“He’s leaving, almost with his head down, and I come by and say, ‘Hey, I am Reggie Lemelin, the other goalie,’ ’’ he recalled. “And he says, ‘Oh, I know who you are.’ And I said, ‘Look, you approached the wrong guy — this kid doesn’t give a crap about what you’ve got. He’s just starting his career. But I might. Because I see the potential. I’ll work with you.’ And that’s how it all started.”
During the 1987 All-Star break, Lemelin flew to San Francisco to work out design specs with Lowson, and he finally used the first pair in an NHL game that March. Lowson and Lemelin soon worked with a Connecticut-based manufacturer, and within a year or two of Lemelin arriving in Boston, a handful of other NHL tenders were wearing the groundbreaking Aeroflex lightweight pads. Lemelin dusted off the one pair he kept in January 2016 for the Habs-Bruins alumni game at the Outdoor Classic at Gillette Stadium.
The new pads weighed 2 ½ pounds each and absorbed no water. Lemelin’s old leather pads, stuffed with deer hair, were approximately 6 pounds each when dry, and absorbed another 3 or 4 pounds of water weight during games.
“I got on the scale once after a game,” recalled Lemelin, whose playing weight was approximately 170 pounds, “and all the gear, including the pads, gloves, chest protector and all that came to 32 pounds.”
Kiddingly, Lemelin added that his stand-up style in net was in large part because, “I didn’t want the sweat to drain into my equipment.”
Now a membership ambassador at Ferncroft Country Club in Middleton, where he has worked the past three years, the 65-year-old Lemelin lives in Peabody and suits up as a forward with the Bruins Alumni squad. It takes a few hours for the former goalie’s aches and pains to dissipate each morning.
“Might have been different if those pads were invented a few years earlier,” he said, “the bastards!”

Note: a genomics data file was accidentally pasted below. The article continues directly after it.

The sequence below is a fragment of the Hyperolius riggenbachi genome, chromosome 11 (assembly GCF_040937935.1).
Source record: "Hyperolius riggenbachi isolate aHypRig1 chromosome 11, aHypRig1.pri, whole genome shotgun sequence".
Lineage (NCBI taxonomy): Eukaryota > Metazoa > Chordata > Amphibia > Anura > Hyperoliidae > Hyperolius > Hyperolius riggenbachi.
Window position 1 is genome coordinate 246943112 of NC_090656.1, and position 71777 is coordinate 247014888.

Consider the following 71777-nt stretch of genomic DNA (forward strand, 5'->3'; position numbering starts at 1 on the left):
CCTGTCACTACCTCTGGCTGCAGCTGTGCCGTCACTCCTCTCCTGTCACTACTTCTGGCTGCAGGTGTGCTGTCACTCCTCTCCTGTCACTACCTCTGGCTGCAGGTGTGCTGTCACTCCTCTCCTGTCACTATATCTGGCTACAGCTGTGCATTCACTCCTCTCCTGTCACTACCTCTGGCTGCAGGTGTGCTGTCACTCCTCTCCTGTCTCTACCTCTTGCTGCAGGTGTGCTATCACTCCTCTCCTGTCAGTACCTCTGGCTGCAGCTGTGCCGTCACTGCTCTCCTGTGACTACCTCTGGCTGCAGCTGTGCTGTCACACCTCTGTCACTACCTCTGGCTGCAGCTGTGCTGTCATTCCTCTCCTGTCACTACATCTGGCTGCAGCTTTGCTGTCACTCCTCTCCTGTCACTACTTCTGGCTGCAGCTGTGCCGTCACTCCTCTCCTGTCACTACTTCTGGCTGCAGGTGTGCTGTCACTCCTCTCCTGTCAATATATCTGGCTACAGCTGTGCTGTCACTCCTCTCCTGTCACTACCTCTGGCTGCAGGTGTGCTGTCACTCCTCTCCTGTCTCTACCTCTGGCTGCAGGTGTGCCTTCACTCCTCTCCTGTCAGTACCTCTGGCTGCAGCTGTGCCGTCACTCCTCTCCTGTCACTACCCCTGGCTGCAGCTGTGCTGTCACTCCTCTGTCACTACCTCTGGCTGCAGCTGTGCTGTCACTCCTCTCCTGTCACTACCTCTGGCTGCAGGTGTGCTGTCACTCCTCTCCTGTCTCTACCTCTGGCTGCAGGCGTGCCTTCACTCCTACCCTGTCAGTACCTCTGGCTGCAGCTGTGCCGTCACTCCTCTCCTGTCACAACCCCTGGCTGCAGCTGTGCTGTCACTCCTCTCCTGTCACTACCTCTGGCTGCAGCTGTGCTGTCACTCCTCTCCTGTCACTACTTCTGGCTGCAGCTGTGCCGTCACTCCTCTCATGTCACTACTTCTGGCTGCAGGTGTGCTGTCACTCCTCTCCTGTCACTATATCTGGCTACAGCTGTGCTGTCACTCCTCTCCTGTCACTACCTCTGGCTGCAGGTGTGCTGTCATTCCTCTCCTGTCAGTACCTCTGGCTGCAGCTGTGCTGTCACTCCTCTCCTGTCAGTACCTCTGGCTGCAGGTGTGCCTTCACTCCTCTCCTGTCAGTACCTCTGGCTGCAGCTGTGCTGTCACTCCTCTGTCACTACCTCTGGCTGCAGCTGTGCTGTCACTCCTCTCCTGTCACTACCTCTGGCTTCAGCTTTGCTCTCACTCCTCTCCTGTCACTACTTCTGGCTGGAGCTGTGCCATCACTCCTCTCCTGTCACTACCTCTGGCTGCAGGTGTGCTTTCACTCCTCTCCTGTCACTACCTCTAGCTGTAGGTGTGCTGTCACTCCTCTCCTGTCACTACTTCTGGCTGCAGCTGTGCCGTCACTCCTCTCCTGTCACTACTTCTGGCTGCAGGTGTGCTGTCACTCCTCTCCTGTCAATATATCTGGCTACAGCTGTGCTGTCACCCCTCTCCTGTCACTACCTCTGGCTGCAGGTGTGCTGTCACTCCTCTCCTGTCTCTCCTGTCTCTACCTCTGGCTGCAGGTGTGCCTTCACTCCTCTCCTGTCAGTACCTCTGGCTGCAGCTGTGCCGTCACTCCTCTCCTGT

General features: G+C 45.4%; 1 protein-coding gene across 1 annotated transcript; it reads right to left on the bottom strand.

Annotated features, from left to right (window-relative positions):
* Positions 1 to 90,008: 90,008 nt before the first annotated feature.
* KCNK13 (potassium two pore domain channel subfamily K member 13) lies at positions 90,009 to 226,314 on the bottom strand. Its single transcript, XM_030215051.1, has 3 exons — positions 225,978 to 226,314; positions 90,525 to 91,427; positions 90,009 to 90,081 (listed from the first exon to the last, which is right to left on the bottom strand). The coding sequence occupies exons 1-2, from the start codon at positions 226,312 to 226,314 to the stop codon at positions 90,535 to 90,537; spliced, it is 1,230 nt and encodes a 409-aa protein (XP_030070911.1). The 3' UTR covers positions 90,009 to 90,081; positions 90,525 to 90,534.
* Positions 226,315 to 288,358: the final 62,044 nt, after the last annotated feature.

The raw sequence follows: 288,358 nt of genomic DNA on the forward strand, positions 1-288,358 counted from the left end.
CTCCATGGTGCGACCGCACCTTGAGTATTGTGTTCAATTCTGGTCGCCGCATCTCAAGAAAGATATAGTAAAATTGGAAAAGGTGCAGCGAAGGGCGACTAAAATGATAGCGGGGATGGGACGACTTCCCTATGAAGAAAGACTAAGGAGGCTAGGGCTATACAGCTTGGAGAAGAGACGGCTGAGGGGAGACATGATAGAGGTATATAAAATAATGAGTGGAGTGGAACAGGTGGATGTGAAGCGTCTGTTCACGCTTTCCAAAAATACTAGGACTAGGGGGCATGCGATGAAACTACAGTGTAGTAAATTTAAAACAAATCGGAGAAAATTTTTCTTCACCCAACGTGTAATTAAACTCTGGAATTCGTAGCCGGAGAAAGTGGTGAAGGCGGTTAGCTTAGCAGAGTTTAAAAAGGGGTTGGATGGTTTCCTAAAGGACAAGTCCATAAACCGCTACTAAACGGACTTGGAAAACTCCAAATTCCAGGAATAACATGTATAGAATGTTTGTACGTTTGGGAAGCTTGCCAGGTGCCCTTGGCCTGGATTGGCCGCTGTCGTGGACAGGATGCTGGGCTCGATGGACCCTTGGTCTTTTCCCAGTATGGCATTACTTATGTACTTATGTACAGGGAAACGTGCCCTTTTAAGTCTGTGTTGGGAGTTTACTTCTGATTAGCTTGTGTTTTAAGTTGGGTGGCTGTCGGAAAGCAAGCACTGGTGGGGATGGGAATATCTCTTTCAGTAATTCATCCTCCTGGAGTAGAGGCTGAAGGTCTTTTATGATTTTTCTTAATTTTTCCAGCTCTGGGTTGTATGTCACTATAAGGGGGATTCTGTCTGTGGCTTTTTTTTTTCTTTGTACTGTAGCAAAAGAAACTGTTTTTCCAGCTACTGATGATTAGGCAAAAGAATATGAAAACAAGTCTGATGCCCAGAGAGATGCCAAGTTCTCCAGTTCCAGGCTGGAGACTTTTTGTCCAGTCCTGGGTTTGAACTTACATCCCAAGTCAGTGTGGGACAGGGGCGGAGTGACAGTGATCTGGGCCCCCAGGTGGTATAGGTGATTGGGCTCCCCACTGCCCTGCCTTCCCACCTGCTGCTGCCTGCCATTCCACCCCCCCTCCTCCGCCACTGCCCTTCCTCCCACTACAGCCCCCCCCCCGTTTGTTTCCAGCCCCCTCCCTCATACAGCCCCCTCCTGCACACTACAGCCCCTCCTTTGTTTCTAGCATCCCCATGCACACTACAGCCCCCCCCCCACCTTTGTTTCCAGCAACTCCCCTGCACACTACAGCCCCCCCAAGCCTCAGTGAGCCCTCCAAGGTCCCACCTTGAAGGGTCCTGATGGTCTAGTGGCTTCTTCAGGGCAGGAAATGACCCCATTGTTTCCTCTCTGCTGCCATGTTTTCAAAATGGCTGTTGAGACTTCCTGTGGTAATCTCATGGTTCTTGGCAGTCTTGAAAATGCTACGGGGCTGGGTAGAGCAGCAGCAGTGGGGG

Out of work less than a week after his abrupt dismissal by Sportsnet, Don Cherry began his career comeback Tuesday with his revived “Grapevine” podcast, joined by son Tim and grandson Del. Had “Grapes” apologized on air for his divisive “you people” comment made on Hockey Night In Canada, the ex-Bruins coach likely could have kept his TV gig. But he wouldn’t budge. “I lived in a vicious world,” Cherry said on the podcast, summing up his long, oft-controversial TV tenure, “and I lasted 38 years.” All subsequent “Grapevine” episodes will post on Mondays throughout the hockey season. “I’m glad,” added Cherry, “I’m going out on my shield.” . . . Only one coach, Pat Burns, has won three Adams Awards as Coach of the Year: Burns, who won it with the Bruins in ’98, also won it in Montreal (’89) and Toronto (’93). When Burns won his one Cup with the Devils in 2003, it was against Babcock’s Mighty Ducks . . . Lingering image of the ’03 Cup Final: the Scott Stevens monster truck hit on Paul Kariya in open ice. Thankfully, we see fewer of those seek-and-destroy explosions in today’ game, in large part because of rulebook changes that came in the wake of Matt Cooke’s predatory head shot on Marc Savard. Kariya dished the puck as he approached his offensive blue line, admired his pass for a second, and got sent to Palookaville (shoulder to head) by the menacing Stevens. It took that hit on Savard some seven years later (March 2010) for the Lords of the Boards finally to decide to punish hits that primarily target a player’s head . . . Scary scene at Flames practice a week ago Friday when TJ Brodie collapsed to the ice in convulsions. A week-plus later, the Flames have released few details regarding the condition of the popular 29-year-old blue liner. They went 0-4, outscored 17-2, in their next four games . . . Nice touch by the league last weekend, announcing that the Jim Gregory Award will be given each season to the NHL GM of the Year (currently Don Sweeney for 2018-19). The OHL decided to do the same in October, just after Gregory, the one-time Leafs GM, died at age 83.